3535 Santa Anita Ave
El Monte, California, where a statue of Liberty sits outside City Hall
El Monte in Los Angeles County reportedly has the largest car dealership in the U.S., Longo Toyota. It, and several other businesses are the greatest employers in the city where a more than 75% Hispanic population lives, works and plays.
El Monte contains a mix of industrial and residential properties, and the city 's master plan looks toward enhancing residential opportunities and health with new parks, walking paths connecting the city and more ways to help residents become healthy. El Monte's school kids and adults weigh more than the California average of obese and overweight individuals. The parks include baseball fields, picnic areas, and a beautiful aquatic center for recreation swims.
For tourists, one of the highlights
to a visit is the El Monte
Historical Museum on 3150 Tyler Ave., El
Monte, CA 91731
(626) 444-3813 or (626) 580-2232
Open Tuesdays through Fridays 10 a.m. to 4 p.m., Sundays 1 to 3 p.m., subject to change - always call first before going.
Another landmark signifies the end of
the Santa Fe Trail which began in
Missouri and ended in El Monte.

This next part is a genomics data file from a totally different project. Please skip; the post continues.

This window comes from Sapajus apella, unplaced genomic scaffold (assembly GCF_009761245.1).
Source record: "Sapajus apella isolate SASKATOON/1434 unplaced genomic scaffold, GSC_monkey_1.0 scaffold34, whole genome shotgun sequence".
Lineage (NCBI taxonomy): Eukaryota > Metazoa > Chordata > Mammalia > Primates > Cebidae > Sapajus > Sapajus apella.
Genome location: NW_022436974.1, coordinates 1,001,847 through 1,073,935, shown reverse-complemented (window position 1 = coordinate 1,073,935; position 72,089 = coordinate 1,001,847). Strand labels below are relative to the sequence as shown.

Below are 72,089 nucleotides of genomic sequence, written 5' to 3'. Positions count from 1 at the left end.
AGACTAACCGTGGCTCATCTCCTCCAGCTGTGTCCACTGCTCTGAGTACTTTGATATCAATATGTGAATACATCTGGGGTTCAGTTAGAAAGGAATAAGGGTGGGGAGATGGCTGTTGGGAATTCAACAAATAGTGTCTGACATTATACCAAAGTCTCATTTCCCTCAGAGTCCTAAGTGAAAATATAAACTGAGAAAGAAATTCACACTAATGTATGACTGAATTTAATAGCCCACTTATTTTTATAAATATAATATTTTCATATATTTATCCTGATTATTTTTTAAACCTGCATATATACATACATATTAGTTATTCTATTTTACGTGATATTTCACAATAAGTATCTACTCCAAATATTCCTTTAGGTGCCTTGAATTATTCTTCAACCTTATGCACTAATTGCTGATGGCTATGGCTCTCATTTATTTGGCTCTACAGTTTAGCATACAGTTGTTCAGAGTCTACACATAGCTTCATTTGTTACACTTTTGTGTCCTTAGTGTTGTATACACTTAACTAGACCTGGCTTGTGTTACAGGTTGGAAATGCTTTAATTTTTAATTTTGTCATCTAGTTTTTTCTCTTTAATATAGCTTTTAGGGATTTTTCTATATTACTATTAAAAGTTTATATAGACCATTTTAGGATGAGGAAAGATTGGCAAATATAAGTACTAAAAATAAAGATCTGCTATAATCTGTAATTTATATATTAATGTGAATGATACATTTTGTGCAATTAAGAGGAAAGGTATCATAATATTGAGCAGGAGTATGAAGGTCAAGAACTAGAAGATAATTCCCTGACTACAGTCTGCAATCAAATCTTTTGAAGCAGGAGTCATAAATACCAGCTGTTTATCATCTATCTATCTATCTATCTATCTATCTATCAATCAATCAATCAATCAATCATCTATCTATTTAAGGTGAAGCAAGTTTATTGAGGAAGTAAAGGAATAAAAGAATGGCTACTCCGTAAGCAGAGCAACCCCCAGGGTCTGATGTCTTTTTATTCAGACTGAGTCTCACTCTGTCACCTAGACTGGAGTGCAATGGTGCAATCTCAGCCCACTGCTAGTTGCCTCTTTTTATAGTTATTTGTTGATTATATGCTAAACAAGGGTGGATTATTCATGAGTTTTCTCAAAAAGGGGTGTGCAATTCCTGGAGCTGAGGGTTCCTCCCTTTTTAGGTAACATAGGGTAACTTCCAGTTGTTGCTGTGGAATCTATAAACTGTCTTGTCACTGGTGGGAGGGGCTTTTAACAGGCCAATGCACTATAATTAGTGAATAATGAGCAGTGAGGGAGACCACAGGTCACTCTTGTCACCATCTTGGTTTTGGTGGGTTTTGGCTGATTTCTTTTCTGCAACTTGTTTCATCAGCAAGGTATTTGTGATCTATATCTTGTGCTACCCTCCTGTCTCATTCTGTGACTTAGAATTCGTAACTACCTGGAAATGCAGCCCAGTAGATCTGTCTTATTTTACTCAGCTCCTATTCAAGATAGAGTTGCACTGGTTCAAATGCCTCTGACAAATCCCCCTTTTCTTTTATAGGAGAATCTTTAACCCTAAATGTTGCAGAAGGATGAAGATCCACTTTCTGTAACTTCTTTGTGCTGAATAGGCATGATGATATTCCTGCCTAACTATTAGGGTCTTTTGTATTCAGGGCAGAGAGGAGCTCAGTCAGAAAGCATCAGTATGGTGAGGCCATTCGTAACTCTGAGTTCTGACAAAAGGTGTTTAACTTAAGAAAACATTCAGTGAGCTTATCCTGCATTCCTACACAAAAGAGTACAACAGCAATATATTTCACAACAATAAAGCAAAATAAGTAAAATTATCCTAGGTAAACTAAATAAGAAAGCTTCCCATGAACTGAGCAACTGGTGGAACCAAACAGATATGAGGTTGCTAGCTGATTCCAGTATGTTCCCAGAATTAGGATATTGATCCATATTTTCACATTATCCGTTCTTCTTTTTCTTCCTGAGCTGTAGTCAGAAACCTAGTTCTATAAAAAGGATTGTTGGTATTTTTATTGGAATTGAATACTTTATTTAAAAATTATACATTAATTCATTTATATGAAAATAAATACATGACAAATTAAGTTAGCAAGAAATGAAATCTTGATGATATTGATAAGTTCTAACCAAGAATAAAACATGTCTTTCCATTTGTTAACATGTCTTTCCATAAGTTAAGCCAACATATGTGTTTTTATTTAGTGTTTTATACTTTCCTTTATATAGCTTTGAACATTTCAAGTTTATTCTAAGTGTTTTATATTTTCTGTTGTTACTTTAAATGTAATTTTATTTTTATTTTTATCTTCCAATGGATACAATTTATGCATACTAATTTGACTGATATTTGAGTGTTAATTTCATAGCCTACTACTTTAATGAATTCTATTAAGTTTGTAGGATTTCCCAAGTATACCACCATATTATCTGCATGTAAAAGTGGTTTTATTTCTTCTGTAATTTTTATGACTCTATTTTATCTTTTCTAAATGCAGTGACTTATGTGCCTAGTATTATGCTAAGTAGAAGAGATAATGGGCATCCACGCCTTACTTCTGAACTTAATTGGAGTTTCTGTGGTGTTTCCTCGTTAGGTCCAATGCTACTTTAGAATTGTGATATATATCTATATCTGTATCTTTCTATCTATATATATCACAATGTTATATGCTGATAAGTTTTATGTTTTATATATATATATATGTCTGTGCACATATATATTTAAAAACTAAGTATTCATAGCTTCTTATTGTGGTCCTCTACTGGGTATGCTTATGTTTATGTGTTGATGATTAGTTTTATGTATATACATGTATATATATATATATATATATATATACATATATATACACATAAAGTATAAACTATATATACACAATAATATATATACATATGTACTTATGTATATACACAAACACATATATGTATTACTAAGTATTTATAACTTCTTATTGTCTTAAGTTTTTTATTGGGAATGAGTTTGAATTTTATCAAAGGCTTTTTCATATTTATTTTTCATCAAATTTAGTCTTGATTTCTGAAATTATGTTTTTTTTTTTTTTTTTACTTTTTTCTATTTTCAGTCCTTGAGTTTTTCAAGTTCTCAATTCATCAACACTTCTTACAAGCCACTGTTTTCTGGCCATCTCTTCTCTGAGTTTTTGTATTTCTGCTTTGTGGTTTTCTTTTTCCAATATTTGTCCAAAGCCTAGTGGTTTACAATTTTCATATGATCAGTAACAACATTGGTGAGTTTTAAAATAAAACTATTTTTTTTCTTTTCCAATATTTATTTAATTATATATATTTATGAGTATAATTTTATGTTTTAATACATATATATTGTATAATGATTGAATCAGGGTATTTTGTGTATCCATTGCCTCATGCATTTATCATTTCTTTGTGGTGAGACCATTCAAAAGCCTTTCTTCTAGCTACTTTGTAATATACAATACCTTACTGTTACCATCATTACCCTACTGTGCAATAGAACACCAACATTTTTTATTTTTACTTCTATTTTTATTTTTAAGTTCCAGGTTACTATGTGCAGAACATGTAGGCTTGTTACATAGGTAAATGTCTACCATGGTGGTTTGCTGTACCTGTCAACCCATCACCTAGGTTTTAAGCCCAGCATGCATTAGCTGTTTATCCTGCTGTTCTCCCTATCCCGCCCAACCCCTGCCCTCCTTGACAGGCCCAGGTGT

Santa Fe Trail Historical Park at 3675 Santa Anita Avenue
in El Monte is a one area park designated by the State of California as a Historical Landmark #975. There are
a variety of parks and amenities
open to the public in El Monte.
El Monte's architectural styles and influences include neighborhoods with examples of early 1900s revival styles, such as Spanish Colonial and Craftsman bungalows. Its commercial areas feature visually diverse postWorld War II functional architecture with few, if any, historically significant structures. The lack of prominent themes in and around the city means that future building includes no specific plans or preferences in design.
Rio Hondo and San Gabriel Rivers run through this portion of the San Gabriel Valley defined by freeways - Interstate 605 and Interstate 10, which divides the city in half.
While the proximity to Los Angeles makes El Monte strategically situated and utilized for a variety of film and TV productions, one celebrity from the black & white era of television came from El Monte-- Mr. Ed, the talking horse. Mr. Ed was a parade and show horse foaled in El Monte in 1949. Named Bamboo Harvester, his trainer was Les Hilton, who had apprenticed under Will Rogers. Mr. Ed did many of his scenes in one take. Actor Alan Young provided an insider secret when he said they used peanut butter Mr. Ed to eat so he would move his mouth. In 1968 Mr. Ed was put quietly to sleep with no publicity fanfare.